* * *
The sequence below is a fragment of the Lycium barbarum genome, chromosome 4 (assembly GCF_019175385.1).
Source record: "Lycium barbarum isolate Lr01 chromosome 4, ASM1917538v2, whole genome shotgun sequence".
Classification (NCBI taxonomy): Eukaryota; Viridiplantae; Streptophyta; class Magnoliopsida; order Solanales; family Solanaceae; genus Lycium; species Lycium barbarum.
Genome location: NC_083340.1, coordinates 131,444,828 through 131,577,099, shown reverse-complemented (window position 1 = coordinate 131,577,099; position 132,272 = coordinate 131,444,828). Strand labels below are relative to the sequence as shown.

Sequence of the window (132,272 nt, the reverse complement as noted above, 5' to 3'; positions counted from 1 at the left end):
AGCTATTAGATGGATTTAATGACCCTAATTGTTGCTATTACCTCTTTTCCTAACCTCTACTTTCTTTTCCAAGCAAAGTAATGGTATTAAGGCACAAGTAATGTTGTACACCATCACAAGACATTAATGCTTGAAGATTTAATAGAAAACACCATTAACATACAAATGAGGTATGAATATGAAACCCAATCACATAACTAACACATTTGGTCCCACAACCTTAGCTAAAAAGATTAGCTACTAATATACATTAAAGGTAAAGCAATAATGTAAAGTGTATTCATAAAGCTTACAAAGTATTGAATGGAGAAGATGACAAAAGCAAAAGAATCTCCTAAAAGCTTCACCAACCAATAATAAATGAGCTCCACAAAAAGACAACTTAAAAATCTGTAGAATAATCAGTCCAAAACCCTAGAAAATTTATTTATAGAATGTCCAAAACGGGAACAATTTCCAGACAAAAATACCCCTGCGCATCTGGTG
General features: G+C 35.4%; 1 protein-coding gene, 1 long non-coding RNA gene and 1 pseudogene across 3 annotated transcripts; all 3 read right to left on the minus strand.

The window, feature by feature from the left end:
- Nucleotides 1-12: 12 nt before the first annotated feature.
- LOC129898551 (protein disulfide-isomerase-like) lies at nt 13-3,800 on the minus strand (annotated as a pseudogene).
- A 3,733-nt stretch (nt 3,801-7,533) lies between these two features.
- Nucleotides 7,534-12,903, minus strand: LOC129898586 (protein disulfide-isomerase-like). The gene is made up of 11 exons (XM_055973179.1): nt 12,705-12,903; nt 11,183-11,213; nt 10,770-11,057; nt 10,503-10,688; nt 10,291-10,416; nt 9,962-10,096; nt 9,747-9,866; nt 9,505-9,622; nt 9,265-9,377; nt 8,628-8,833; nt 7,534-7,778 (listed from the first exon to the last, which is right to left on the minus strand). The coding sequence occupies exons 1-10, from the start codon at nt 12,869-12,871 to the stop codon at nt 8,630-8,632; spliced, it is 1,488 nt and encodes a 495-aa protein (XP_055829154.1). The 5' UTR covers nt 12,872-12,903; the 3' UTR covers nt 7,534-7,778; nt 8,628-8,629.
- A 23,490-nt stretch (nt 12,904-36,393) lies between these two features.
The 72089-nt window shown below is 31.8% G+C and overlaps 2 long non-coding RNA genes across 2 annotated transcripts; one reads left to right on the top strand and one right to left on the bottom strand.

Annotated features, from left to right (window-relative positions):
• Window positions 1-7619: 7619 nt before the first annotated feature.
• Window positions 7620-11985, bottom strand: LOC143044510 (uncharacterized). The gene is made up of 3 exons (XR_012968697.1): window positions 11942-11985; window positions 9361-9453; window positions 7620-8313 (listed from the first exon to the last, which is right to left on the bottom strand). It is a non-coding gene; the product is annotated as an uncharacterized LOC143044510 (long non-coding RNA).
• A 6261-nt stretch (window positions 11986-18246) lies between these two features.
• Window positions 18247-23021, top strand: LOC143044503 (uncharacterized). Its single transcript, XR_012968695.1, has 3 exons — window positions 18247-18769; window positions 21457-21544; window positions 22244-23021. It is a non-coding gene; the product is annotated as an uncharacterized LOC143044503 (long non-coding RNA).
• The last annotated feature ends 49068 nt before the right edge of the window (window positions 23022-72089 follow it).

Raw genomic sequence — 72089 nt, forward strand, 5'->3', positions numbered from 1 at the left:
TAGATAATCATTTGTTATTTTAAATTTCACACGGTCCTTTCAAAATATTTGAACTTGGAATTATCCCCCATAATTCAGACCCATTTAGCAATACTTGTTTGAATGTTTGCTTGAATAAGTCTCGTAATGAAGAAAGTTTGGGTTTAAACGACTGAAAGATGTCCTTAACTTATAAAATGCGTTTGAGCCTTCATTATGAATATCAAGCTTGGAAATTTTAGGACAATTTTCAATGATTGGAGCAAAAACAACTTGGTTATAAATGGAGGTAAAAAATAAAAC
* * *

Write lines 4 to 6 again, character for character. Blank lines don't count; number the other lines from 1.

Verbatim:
Genome location: NC_083340.1, coordinates 131,444,828 through 131,577,099, shown reverse-complemented (window position 1 = coordinate 131,577,099; position 132,272 = coordinate 131,444,828). Strand labels below are relative to the sequence as shown.

Sequence of the window (132,272 nt, the reverse complement as noted above, 5' to 3'; positions counted from 1 at the left end):
AGCTATTAGATGGATTTAATGACCCTAATTGTTGCTATTACCTCTTTTCCTAACCTCTACTTTCTTTTCCAAGCAAAGTAATGGTATTAAGGCACAAGTAATGTTGTACACCATCACAAGACATTAATGCTTGAAGATTTAATAGAAAACACCATTAACATACAAATGAGGTATGAATATGAAACCCAATCACATAACTAACACATTTGGTCCCACAACCTTAGCTAAAAAGATTAGCTACTAATATACATTAAAGGTAAAGCAATAATGTAAAGTGTATTCATAAAGCTTACAAAGTATTGAATGGAGAAGATGACAAAAGCAAAAGAATCTCCTAAAAGCTTCACCAACCAATAATAAATGAGCTCCACAAAAAGACAACTTAAAAATCTGTAGAATAATCAGTCCAAAACCCTAGAAAATTTATTTATAGAATGTCCAAAACGGGAACAATTTCCAGACAAAAATACCCCTGCGCATCTGGTG